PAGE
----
Splice exposes contemporary humanity’s deep-seated fears about the prospects of genetic engineering and ultimately attempts to ridicule them. It’s an exercise in campy horror in one sense, containing scene after scene of silly characters doing impossible (for now?) things resulting in overblown consequences with those characters reacting to events in some of the dumbest ways imaginable. While all of this could be interpreted in a variety of ways, foremost among them a simple excuse to make a bloody creature movie, it rather coherently ends up mocking its own premise and any who would begin to believe it possible.
Notwithstanding the foregoing, Splice is as valid an artifact of the monstrous feminine, the O/other, the uncanny, the liminal, and the abject as probably anything David Cronenberg or even David Lynch has directed. This is like Cronenberg’s The Brood meets Lynch’s Eraserhead meets (some other guy’s film) Species. Regardless of the level of cinematic competence of the crew behind the camera, the film’s content speaks enough for itself to earn a position among films like those. If Cronenberg’s characters are often not to be taken seriously, why would anyone think that Adrien Brody and company in this film should be? Plus, Splice has Guillermo del Toro in the credits as executive producer. By this point, we all know how much del Toro both has a sense a humor and enjoys poking at flesh wounds.
The husband-and-wife scientist team who splice DNA from various animal breeds with one another, creating freakish (and hilariously phallus-shaped) freaks, pretty quickly start displaying serious problems of their own. The fact that their names are “Clive” and “Elsa” (actor names from the original Frankenstein film) attests to their morally dubious nature. Clive starts displaying pretty classic signs of male impotence not far into the film. This is impotence not of a sexual nature but a social one. He caves to Elsa’s every demand and nags her like the stereotypical wife. Elsa is also a living stereotype, but of a maternal sort. She turns down Clive’s initial suggestion that they have a child together. (They have an interesting exchange at this point. Elsa harasses him, “Why don’t you have a baby?” “What,” he says playfully,” and ruin this perfect figure?” Already at this early point Clive shows a strongly feminine side.)
Despite her objections to having a child, Elsa ends up using her own DNA to create a hybrid animal-human embryo. No sooner does the creature emerge from its post-delivery womb-sack when Elsa begins treating it/her like a human baby. At this point, the creation looks almost nothing like a human, but Elsa swaddles it. Since the creature ages very quickly (conveniently for cinematic purposes) we see Elsa only a few cuts later dressing the creature up in a stereotypical dress. It’s light blue in color and somewhat reminiscent of Dorothy’s dress in The Wizard of Oz. While this could be ultra-analyzed, it seems centrally indicative of Elsa’s desire to raise this offspring in a relatively traditional environment that submits to gender norms. Later in the film, Elsa shows “Dren” how to apply makeup: mascara, blush, and lipstick. Dren’s freakish appearance, barely shrouded behind a dress or makeup, only serves to render her more alien and bizarre.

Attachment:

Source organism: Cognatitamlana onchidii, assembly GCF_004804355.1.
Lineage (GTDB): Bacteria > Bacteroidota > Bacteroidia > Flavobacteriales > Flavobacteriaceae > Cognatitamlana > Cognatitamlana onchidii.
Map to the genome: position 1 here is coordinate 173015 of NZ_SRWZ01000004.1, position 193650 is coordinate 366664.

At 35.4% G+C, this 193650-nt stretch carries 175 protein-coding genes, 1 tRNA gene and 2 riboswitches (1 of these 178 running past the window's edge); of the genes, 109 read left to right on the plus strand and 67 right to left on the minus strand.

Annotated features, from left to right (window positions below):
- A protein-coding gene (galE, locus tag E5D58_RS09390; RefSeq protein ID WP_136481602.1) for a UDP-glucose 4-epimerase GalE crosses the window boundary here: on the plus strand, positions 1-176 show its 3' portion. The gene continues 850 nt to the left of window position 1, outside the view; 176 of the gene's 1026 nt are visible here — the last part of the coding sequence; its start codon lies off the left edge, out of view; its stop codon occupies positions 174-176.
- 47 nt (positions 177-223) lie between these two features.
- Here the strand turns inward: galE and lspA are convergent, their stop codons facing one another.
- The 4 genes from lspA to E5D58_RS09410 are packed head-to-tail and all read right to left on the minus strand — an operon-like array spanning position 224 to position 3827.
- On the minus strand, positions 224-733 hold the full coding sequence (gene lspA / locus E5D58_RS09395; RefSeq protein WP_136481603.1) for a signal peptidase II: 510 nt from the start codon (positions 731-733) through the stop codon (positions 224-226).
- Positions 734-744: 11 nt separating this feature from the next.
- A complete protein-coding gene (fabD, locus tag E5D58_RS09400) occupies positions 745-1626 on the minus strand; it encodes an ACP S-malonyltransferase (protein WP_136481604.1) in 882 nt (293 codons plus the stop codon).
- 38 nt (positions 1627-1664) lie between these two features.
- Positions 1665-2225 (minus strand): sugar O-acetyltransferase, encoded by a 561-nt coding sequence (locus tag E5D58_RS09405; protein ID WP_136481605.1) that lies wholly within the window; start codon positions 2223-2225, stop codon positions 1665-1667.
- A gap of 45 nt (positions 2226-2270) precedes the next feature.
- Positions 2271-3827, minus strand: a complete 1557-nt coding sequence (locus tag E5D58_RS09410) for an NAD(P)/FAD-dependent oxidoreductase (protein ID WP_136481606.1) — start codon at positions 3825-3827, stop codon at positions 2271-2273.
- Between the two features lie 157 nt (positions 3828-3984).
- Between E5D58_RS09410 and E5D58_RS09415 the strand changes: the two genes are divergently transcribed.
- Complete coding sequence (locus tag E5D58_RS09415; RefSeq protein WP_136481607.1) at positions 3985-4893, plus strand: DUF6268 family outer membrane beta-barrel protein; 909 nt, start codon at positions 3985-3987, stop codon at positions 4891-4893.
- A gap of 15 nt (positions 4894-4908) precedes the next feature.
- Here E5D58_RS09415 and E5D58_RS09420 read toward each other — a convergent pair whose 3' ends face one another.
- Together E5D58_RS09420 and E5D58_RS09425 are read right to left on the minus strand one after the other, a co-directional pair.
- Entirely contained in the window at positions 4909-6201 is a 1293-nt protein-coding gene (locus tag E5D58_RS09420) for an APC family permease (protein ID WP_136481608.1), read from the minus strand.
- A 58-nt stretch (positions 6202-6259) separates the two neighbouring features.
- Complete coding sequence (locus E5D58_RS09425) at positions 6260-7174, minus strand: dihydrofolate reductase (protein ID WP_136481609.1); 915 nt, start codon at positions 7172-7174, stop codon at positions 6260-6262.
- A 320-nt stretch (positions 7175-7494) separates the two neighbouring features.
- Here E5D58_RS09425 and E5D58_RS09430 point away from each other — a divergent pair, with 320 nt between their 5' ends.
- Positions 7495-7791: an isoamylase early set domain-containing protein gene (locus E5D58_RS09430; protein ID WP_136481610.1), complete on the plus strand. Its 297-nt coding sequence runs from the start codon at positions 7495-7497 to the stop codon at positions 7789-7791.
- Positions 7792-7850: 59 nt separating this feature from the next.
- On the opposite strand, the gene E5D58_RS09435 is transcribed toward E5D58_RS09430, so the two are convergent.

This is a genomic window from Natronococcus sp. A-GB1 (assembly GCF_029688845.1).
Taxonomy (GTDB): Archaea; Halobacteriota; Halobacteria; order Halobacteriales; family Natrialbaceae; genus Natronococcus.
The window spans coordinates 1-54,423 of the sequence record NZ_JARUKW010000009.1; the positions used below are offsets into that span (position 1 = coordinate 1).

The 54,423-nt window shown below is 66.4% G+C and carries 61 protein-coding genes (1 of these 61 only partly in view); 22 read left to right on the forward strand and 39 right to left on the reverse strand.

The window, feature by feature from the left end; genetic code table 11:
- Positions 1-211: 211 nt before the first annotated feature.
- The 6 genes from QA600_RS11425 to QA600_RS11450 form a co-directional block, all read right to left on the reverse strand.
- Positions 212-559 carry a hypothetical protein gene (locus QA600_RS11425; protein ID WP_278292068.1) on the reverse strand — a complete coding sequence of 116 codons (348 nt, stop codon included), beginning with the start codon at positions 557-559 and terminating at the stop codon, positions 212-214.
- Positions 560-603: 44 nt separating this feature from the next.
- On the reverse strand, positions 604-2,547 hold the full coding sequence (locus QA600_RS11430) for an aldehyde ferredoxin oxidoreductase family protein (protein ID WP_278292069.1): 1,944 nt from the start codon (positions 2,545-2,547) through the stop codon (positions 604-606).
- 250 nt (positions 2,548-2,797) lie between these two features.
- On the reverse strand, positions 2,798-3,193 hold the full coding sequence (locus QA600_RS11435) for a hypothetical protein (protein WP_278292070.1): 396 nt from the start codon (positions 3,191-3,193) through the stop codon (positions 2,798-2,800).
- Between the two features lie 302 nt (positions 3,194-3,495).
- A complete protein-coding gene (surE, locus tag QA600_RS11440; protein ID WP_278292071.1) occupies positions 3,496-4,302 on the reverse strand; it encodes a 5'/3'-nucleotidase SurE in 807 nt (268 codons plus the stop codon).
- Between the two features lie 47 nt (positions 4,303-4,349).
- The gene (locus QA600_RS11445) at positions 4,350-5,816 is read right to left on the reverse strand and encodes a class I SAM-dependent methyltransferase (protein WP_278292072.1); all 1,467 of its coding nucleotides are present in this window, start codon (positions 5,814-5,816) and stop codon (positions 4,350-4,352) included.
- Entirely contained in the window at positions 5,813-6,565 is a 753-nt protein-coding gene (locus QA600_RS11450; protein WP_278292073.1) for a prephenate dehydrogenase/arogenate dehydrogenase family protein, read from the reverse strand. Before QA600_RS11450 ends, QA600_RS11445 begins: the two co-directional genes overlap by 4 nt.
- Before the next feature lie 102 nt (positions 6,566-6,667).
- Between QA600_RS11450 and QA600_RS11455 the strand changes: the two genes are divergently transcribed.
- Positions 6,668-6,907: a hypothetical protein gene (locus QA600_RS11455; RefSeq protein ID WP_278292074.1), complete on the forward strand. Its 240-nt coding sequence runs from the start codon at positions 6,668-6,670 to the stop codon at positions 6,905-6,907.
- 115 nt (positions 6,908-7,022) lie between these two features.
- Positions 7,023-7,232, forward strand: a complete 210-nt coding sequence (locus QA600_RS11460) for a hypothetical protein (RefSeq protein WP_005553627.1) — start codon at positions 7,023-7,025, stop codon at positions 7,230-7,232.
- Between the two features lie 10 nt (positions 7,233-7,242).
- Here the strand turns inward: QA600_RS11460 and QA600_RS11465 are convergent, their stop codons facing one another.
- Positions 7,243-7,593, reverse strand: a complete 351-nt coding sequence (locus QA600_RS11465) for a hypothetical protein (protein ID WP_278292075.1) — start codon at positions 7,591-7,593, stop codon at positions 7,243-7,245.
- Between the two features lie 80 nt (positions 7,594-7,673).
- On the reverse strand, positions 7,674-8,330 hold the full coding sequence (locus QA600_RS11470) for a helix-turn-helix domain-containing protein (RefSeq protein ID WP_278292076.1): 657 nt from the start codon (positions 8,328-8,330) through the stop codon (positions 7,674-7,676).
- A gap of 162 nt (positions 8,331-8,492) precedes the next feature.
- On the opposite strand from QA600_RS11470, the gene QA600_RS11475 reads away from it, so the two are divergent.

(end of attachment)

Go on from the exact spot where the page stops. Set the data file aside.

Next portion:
Dren’s status as neither human nor animal, but both, may have more to do with hybridity than liminality. She is not so much excluded from both species as she is a combination of each. This places her in a socially liminal space, however, excluded from the animal and from the human. The film only begins to explore these ramifications, however, preferring to illustrate the uneasy territory of the initial idea of inter-species genetic modification. Further still, Splice hopes to reveal the irrational fears behind genetic hysteria and paranoia. By couching something so real-world in the context of a creature horror film, the narrative reveals how absurd is the notion that something so bad could actually occur. Such fears are identified with the equally absurd characters Elsa and Clive within the film. Though it isn’t explored, it’s acknowledged that Elsa had a very strange and unhealthy childhood. How fitting, then, that she insists on bringing Dren to the dilapidated, vacant home out in the woods where she grew up. Clive’s issues have been mentioned, but it’s also worth pointing out how unscientific he is, for being a supposed scientist. He carries himself more like a college student in an alt-rock band, wearing trendy t-shirts under his lab coat and listening to hard rock music.
All of this combined seems to be Splice‘s way of saying, “Quit worrying about genetics. It’s not like there are incompetent imbeciles in the laboratories creating monsters.” Such a dismissively didactic approach to a major contemporary issue is disturbing. Film’s confronting the potential dangers of, for example, technology have generally taken the subject seriously (as least the good ones), and very often their worries were retrospectively validated. (Consider films like Modern Times, Alphaville, Blade Runner, Minority Report, and Children of Men.) Splice takes genetics as seriously as Dr. Strangelove took the bomb. The two films differ in an important way, however. Whereas the bomb, i.e. the threat of nuclear annihilation, existed outside any remote realm of individual control, genetics has been brought to the level of the voter. Dr. Strangelove was not intended as, and could not have functioned as, a propaganda piece. Splice is something closer to that, taking an issue with enormous ramifications and potential repercussions to human beings on both side of an increasingly blurry fence, and turning it into a joke. In so doing, it argues that those on one side of the fence can’t be taken very seriously.